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ItemID: #67016
Cost: $4,500.00

Journal of the Senate of the United States of America

U. s. congress


UNITED STATES CONGRESS. Journal of the Senate of the United States of America, Being the First Session of the Second Congress, Begun and Held at the City of Philadelphia, October 24th, 1791; and in the Sixteenth Year of the Sovereignty of the Said United States. Philadelphia: Printed by John Fenno, 1791 [i.e. 1792]. Folio, original cream self-wrappers and original rear green stiff paper wrapper, stitched as issued, uncut. Housed in a custom clamshell box. $4500.

First edition of the official record of the First Session of the Second Congress convened in Philadelphia in 1791, with an early printing of Washington’s October 25th Annual Message to Congress and marking “the emergence of what could for the first time be clearly discerned as an opposition” to Administration policies, one of only 700 copies printed.

The First Session of the Second Congress convened in Philadelphia on October 24, 1791, beginning a legislative period "marked by the emergence of what could for the first time be clearly discerned as an opposition… in reaction to the rising influence of the Treasury over Administration policy, and to the fierce urge of Jefferson and Madison to prevent the completion of Hamilton's grand design" (Elkins & Kilpatrick, 257). This "widening rift between Washington's two principal officers of administration [Jefferson and Hamilton] was becoming the daily order of politics," yet one Washington did his best to avoid (Freeman, 604). In his Annual Message delivered on October 25th and contained here in one of its earliest printings, Washington instead spoke of the importance of "the defence and security of the Western Frontiers" and relations with Indian tribes, the creation of a permanent federal seat along the Potomac, the successful inauguration of the National Bank, and powers granted to his office by the newly passed Excise Tax (1791). Though the President spoke hopefully of that bill's favorable reception by "enlightened and well disposed Citizens," he recognized that the "novelty… of the tax" would give rise "in particular places to some degree of discontent" (7), and was proved correct in foreseeing its role in the consequent Whiskey Rebellion of 1794. For the present, however, Washington's speech was met with a highly favorable response, and the entire Senate rose and walked to his nearby residence on October 31 to offer a formal reply. Washington responded by praising the legislators for "this manifestation of your zeal for the honor and happiness of our country" (17). Continuing until May 8, 1792, this long Senate Session ultimately involved tense sectional disputes over the census and the related effect of slavery on congressional representation, and the Journal notes the introduction and passage of laws on consular offices, the budget and the judiciary, and those authorizing a Post Office and a National Mint. No more than 700 copies of each bound Journal of a Senate session were printed, intended for distribution to members of the government only. Page 228 correctly numbered. Without original stiff front paper wrapper. Evans 24911. Powell, Books of a New Nation, 85-100.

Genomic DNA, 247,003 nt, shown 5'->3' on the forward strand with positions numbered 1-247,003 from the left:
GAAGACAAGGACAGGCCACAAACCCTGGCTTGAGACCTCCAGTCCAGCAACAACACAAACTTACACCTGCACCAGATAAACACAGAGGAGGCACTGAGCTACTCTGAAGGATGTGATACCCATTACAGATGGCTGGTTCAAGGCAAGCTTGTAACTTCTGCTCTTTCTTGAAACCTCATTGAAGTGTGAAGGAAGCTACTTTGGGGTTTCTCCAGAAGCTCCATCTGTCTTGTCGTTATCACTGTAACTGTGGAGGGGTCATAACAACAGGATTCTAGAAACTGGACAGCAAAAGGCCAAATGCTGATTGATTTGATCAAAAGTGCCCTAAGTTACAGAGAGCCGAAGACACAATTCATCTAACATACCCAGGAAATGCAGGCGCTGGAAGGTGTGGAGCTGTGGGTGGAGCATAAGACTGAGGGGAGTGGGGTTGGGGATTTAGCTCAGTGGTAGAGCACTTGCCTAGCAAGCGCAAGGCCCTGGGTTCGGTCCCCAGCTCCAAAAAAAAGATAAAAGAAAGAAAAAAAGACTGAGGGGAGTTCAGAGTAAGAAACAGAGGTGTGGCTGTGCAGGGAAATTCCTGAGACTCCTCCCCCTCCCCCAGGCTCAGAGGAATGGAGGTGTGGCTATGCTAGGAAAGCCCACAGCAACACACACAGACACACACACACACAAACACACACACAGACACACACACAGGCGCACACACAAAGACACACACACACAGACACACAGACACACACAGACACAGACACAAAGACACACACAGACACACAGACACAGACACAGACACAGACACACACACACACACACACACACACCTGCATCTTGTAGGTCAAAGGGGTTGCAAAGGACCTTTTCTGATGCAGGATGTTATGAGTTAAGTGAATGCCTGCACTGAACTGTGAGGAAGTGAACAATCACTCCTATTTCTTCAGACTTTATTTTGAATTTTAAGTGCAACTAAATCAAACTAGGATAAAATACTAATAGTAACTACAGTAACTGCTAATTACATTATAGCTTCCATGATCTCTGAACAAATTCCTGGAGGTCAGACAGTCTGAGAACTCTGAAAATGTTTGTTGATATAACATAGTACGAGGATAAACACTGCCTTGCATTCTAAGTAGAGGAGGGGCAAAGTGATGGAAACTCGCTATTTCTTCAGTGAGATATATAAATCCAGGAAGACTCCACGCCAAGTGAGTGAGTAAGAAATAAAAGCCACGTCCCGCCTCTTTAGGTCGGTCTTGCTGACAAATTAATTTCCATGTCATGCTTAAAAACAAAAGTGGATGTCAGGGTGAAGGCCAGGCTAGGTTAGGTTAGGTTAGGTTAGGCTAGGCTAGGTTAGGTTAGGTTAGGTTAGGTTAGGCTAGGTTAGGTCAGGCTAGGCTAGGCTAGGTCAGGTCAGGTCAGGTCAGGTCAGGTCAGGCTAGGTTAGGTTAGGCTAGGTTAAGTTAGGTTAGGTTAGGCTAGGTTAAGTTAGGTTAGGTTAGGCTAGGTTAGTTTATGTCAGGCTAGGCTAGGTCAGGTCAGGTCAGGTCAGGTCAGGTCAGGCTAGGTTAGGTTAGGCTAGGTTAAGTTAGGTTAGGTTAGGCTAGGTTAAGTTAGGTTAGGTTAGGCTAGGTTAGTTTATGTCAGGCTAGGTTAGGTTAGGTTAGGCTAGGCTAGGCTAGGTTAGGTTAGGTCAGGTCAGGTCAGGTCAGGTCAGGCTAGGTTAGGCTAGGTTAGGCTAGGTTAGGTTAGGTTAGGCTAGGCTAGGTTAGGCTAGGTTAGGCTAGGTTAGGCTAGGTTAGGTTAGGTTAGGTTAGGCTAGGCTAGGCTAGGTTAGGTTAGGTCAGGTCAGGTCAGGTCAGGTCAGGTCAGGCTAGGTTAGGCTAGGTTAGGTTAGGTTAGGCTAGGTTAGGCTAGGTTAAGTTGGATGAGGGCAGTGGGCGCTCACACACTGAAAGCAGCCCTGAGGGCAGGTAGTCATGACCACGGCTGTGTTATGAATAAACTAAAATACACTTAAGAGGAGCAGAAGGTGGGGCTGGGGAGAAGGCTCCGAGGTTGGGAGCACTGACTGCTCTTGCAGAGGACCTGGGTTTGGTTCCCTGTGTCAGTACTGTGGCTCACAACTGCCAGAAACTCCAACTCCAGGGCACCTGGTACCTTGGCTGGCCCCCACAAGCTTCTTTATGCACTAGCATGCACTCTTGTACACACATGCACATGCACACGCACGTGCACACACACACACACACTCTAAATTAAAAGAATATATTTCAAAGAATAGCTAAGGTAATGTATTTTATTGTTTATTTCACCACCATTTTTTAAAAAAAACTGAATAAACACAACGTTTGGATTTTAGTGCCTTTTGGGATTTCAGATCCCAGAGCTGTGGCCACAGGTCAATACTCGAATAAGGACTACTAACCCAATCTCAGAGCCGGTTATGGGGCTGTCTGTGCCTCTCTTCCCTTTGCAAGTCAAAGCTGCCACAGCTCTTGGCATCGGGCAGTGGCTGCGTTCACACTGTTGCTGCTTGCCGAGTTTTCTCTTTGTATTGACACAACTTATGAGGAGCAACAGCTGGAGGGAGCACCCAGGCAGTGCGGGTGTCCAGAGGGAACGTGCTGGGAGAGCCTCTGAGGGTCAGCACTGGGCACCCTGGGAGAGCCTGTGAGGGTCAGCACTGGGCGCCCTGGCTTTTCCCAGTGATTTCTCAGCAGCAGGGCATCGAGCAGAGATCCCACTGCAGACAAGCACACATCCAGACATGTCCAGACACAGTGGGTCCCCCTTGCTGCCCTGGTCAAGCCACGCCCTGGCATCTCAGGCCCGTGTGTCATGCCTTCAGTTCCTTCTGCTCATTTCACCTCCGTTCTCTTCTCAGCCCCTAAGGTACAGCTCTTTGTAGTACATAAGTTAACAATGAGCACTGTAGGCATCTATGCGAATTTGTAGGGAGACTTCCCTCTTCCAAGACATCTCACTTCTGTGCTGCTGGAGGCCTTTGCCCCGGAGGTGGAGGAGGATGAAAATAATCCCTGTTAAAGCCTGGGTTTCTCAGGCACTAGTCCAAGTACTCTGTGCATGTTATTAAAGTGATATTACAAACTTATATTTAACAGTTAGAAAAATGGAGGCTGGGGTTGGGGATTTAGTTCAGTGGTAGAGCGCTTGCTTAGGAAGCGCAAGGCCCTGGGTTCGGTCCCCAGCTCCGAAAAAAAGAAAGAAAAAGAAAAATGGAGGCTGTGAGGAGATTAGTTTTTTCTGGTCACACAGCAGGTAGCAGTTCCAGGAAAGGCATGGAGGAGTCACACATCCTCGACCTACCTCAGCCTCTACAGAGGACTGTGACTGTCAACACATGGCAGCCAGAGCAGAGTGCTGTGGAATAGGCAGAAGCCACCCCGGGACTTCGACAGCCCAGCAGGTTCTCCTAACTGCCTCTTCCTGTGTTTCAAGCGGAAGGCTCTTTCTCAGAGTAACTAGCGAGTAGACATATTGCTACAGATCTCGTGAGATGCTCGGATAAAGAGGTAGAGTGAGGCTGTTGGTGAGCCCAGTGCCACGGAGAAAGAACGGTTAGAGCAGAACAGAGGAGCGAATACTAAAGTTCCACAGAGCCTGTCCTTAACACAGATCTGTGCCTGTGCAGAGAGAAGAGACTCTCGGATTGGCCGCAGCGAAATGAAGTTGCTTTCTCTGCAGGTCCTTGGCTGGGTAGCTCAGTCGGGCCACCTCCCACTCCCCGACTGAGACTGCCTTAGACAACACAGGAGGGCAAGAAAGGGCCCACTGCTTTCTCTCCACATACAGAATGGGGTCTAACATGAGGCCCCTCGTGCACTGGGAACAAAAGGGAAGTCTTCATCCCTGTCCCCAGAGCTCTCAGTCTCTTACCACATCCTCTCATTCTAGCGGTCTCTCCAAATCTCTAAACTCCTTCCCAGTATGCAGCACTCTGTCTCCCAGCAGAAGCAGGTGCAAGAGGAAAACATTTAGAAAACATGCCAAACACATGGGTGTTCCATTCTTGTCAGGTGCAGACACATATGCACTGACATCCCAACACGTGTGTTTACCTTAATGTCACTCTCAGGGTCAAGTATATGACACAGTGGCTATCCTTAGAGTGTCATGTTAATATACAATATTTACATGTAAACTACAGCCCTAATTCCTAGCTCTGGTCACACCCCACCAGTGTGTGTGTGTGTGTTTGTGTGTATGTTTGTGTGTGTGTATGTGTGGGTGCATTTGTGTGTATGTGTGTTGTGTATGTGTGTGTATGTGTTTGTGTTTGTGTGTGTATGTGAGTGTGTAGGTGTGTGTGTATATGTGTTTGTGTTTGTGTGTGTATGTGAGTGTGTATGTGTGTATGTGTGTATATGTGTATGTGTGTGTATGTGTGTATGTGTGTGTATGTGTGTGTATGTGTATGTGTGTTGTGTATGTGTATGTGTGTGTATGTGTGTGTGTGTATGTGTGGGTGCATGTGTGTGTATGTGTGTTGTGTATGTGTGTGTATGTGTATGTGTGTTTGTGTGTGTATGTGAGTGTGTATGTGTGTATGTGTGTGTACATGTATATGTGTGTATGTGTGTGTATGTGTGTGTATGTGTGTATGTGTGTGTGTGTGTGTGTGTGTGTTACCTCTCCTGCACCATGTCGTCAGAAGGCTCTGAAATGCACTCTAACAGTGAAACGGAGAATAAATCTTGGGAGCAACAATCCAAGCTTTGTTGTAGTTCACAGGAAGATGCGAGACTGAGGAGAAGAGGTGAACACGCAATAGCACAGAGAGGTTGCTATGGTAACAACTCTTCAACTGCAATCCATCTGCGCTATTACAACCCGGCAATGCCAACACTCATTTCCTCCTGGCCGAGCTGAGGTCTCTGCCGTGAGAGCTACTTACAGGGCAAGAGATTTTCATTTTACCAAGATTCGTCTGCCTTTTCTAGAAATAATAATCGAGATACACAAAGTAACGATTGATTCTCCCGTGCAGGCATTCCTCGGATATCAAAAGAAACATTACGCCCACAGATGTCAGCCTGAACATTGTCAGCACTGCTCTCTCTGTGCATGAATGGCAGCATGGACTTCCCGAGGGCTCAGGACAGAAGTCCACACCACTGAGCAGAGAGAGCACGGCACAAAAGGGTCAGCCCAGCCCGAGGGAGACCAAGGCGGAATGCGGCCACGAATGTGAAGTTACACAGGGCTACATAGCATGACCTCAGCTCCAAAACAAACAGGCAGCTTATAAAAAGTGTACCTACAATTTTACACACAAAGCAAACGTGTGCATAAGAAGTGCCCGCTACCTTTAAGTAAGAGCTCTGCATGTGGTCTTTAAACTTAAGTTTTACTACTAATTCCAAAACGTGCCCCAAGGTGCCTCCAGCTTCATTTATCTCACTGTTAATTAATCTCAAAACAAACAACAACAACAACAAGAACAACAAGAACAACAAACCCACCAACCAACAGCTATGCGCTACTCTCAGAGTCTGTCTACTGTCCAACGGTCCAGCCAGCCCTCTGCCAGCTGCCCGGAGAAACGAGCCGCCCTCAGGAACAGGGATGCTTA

Interior quite fresh, scarce original rear wrapper with slight dampstaining and wormholing, mild dampstaining to title page without affecting text, traces of original spine wrapper. An extremely good copy of an fundamental American document.

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